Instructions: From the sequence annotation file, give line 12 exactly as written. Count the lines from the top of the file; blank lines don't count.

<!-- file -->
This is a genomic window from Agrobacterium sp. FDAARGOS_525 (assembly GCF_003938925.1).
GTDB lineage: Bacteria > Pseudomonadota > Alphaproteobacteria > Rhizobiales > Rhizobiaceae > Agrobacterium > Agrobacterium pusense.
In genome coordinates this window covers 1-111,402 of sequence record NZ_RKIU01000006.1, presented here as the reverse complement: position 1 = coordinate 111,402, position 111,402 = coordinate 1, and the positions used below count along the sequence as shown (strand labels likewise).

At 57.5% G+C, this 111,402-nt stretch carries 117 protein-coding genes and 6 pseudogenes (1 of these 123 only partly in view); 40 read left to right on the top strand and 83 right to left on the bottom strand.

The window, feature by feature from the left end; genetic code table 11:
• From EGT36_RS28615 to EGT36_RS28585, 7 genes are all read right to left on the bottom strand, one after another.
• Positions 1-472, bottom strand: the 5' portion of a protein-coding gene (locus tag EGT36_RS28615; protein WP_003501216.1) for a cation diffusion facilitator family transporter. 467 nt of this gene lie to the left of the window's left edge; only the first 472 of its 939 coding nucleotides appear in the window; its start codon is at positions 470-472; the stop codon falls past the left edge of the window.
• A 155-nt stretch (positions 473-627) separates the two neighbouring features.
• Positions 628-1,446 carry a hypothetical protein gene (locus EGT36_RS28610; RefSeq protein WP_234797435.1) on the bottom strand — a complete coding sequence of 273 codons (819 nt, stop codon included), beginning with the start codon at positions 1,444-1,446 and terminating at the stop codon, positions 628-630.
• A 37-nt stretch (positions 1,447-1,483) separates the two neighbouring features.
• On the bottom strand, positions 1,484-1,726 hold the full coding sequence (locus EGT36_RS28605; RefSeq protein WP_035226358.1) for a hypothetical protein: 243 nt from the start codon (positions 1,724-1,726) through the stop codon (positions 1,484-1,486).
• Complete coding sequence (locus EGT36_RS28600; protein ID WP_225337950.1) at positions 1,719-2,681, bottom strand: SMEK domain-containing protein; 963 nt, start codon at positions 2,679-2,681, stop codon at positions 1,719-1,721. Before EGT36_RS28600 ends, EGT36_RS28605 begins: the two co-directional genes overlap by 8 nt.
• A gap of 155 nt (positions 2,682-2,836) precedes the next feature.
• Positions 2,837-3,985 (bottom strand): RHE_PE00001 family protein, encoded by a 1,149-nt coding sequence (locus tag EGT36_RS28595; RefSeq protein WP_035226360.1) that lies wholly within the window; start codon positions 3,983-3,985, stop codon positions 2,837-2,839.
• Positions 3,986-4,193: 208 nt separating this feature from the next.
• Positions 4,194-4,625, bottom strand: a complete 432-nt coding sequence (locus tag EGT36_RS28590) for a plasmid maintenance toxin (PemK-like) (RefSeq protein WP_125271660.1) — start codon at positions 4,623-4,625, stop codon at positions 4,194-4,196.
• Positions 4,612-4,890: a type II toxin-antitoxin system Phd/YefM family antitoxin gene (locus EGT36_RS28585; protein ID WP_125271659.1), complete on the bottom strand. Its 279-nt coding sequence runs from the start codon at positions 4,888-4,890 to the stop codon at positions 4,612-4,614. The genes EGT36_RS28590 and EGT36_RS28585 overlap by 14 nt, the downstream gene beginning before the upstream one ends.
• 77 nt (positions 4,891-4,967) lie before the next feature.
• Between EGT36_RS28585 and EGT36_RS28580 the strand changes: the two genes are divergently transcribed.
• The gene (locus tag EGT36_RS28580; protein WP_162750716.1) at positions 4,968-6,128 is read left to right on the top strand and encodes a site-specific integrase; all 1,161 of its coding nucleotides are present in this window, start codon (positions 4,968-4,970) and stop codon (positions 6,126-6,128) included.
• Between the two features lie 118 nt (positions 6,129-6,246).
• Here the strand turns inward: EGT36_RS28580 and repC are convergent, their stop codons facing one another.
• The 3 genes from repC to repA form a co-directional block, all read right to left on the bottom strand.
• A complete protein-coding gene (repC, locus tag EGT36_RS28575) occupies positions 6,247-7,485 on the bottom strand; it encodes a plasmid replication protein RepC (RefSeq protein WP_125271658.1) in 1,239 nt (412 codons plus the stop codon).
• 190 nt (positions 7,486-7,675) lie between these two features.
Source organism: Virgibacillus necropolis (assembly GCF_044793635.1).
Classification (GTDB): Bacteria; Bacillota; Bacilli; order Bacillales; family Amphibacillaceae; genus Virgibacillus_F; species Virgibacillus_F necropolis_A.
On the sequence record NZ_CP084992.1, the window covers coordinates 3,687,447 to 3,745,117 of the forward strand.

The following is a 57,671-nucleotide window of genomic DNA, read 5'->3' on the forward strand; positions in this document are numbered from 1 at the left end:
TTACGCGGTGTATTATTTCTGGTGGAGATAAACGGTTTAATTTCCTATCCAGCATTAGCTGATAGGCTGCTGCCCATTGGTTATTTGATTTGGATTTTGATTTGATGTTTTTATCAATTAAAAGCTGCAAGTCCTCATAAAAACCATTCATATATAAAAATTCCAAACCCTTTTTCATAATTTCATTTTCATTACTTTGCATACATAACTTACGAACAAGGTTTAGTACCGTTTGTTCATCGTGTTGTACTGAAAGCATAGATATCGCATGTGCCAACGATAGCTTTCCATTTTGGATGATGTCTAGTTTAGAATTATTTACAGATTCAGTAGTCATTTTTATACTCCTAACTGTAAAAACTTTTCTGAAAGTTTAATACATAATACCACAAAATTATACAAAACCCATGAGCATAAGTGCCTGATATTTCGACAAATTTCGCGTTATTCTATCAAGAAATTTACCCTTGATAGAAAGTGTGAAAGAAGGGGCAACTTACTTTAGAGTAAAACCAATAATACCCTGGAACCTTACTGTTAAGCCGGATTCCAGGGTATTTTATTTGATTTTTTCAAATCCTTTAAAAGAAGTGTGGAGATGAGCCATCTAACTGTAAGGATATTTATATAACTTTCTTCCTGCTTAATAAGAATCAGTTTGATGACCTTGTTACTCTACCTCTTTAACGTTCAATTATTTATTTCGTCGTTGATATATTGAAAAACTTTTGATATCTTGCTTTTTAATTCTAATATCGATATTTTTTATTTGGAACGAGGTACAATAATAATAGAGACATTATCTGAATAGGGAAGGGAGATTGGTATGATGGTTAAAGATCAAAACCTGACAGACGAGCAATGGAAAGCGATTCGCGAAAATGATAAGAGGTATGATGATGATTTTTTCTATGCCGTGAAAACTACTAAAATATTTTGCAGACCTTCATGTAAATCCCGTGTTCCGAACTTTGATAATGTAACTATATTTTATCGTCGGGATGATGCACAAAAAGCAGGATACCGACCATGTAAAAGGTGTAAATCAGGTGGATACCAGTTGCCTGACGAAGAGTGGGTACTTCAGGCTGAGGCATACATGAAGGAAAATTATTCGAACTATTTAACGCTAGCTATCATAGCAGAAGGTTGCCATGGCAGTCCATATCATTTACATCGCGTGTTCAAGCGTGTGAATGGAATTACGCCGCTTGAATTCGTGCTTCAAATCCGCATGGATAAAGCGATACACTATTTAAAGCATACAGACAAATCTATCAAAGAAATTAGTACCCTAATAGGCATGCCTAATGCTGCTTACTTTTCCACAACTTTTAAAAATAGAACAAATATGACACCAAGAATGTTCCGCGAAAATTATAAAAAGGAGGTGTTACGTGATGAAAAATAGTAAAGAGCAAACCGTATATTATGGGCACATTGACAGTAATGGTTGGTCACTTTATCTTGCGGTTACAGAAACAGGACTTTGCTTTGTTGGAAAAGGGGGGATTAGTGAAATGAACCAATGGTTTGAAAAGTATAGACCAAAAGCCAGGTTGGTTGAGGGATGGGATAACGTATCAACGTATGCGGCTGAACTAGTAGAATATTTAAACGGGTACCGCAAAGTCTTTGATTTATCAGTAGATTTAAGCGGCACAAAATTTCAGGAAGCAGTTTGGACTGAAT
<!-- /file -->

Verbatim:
• Complete coding sequence (locus EGT36_RS28600; protein ID WP_225337950.1) at positions 1,719-2,681, bottom strand: SMEK domain-containing protein; 963 nt, start codon at positions 2,679-2,681, stop codon at positions 1,719-1,721. Before EGT36_RS28600 ends, EGT36_RS28605 begins: the two co-directional genes overlap by 8 nt.